Light housework25
PASE Total
Table 2. Baseline characteristics.
Table 2. Baseline characteristics.
Demographics and Health StatusGroupMean ± SD or N, (%)
Age (years)Power67.0 ± 5.0
SHAM69.0 ± 6.0
Total67.9 ± 5.5
Men, Women (n)Power25, 24
SHAM27, 27
Duration of diabetes (years)Power7 ± 5
SHAM9 ± 7
Total8.0 ± 6.0
Average stretch stature (m)Power1.7 ± 0.1
SHAM1.7 ± 0.1
Total1.7 ± 0.1
Weight (kg)Power90.0 ± 15.3
SHAM88.7 ± 18.8
Total89.1 ± 17.1
BMI (kg/m2)Power31.5 ± 4.6
SHAM31.6 ± 6.0
Total31.6 ± 5.4
Waist circumference (cm)Power110.1 ± 11.9
SHAM109.0 ± 12.4
Total109.5 ± 12.1
Total no. chronic diseases (n)Power5 ± 2
SHAM5 ± 2
Total5 ± 2
Osteoarthritis, n (%)Power35 (71.4)
SHAM33 (61.1)
Total68.0 (66.0)
Diabetic treatment, n (%)
Diet onlyPower8 (16)
SHAM10 (19)
Total18 (17)
Oral hypoglycemics onlyPower34 (69)
Total69 (67)
Oral hypoglycemics + insulinPower4 (8)
SHAM7 (13)
Total11 (11)
Insulin onlyPower3 (6)
SHAM2 (4)
Total5 (5)
Metabolic profile
HbA1c (%)Power6.9 ± 0.9
SHAM7.3 ± 1.3
Total7.1 ± 1.1
Fasting serum glucose (mmol/L)Power7.4 ± 2.5
SHAM7.1 ± 2.2
Total7.3 ± 2.4
Fasting serum insulin (mU/L)Power10.1 ± 5.9
SHAM11.1 ± 6.7
Total10.6 ± 6.3
* HOMA2-IRPower2.7 ± 0.96
SHAM3.1 ± 1.2
Total2.9 ± 1.1
Physical activity level
PASE scorePower113.2 ± 61.9
SHAM126.2 ± 63.0
Total120.0 ± 62.5
Physical function
Habitual gait speed (m/s)Power1.2 ± 0.2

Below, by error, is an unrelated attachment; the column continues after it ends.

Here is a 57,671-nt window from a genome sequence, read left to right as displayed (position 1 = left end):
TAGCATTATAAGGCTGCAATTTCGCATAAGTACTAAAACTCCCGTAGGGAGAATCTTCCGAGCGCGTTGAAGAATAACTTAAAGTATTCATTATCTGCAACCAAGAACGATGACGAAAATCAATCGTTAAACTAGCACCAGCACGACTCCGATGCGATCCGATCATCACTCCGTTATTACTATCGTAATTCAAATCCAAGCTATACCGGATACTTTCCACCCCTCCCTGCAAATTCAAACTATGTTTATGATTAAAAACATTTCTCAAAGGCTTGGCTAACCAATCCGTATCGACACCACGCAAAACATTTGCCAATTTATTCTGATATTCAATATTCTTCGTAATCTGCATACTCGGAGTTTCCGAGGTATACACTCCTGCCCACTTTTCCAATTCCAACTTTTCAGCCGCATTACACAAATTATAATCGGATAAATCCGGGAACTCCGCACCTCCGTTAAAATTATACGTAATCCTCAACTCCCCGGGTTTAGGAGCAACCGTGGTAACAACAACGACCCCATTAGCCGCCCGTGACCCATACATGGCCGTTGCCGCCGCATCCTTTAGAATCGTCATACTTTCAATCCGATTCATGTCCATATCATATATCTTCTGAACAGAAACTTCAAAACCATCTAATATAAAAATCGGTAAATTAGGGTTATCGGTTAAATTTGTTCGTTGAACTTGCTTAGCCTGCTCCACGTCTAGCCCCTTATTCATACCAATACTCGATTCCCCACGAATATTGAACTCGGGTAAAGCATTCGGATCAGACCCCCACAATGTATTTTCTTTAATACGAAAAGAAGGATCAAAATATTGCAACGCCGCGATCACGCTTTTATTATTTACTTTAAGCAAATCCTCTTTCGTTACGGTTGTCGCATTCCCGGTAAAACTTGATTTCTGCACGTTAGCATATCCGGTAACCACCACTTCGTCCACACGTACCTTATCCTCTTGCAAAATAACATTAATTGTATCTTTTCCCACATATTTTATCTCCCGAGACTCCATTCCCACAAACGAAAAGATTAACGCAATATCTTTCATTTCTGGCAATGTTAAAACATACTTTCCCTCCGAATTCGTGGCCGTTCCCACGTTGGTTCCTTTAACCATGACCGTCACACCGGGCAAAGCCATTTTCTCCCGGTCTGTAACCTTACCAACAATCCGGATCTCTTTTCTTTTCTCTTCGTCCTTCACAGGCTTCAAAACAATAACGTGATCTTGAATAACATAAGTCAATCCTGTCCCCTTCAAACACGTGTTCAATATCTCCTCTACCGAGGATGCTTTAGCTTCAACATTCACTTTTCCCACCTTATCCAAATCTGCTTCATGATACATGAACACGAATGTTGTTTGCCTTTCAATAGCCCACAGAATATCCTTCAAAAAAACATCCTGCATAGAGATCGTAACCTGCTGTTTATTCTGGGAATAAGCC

SHAM1.2 ± 0.2
Total1.2 ± 0.2
Maximal gait speed (m/s)Power1.9 ± 0.3
SHAM1.9 ± 0.3
Total1.9 ± 0.3
Data presented as mean ± SD, unless otherwise stated. * 16 participants were omitted due to insulin therapy. SD = standard deviation, CI= confidence interval, n = number, HbA1c = glycated hemoglobin, mmol/L = millimoles per Liter, mU/L = milliunits Per Liter, HOMA2-IR = Homeostasis model assessment: insulin resistance. PASE = Physical Activity Scale for the Elderly; higher scores indicate higher levels of physical activity [29].
Table 3. Comparison of habitual physical activity (PA) in supervised exercise randomized controlled trials.
Table 3. Comparison of habitual physical activity (PA) in supervised exercise randomized controlled trials.
StudyAge (years)SupervisedPA AssessmentAerobic Exercise Effect on Habitual PAResistance
Exercise Effect on Habitual PA
Combined Aerobic and Resistance Exercise Effect on Habitual PA
Dunstan60–80YSubjective-No change-
Church30–75YObjectiveNo changeNo changeNo change
GREAT2DO60–83YSubjective-No change-
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Mosalman Haghighi, M.; Mavros, Y.; Kay, S.; Simpson, K.A.; Baker, M.K.; Wang, Y.; Zhao, R.R.; Meiklejohn, J.; Climstein, M.; O’Sullivan, A.J.; et al. The Effect of High-Intensity Power Training on Habitual, Intervention and Total Physical Activity Levels in Older Adults with Type 2 Diabetes: Secondary Outcomes of the GREAT2DO Randomized Controlled Trial. Geriatrics 2021, 6, 15.

AMA Style

Mosalman Haghighi M, Mavros Y, Kay S, Simpson KA, Baker MK, Wang Y, Zhao RR, Meiklejohn J, Climstein M, O’Sullivan AJ, et al. The Effect of High-Intensity Power Training on Habitual, Intervention and Total Physical Activity Levels in Older Adults with Type 2 Diabetes: Secondary Outcomes of the GREAT2DO Randomized Controlled Trial. Geriatrics. 2021; 6(1):15.

Chicago/Turabian Style

Mosalman Haghighi, Marjan, Yorgi Mavros, Shelley Kay, Kylie A. Simpson, Michael K. Baker, Yi Wang, Ren Ru Zhao, Jacinda Meiklejohn, Mike Climstein, Anthony J. O’Sullivan, and et al. 2021. "The Effect of High-Intensity Power Training on Habitual, Intervention and Total Physical Activity Levels in Older Adults with Type 2 Diabetes: Secondary Outcomes of the GREAT2DO Randomized Controlled Trial" Geriatrics 6, no. 1: 15.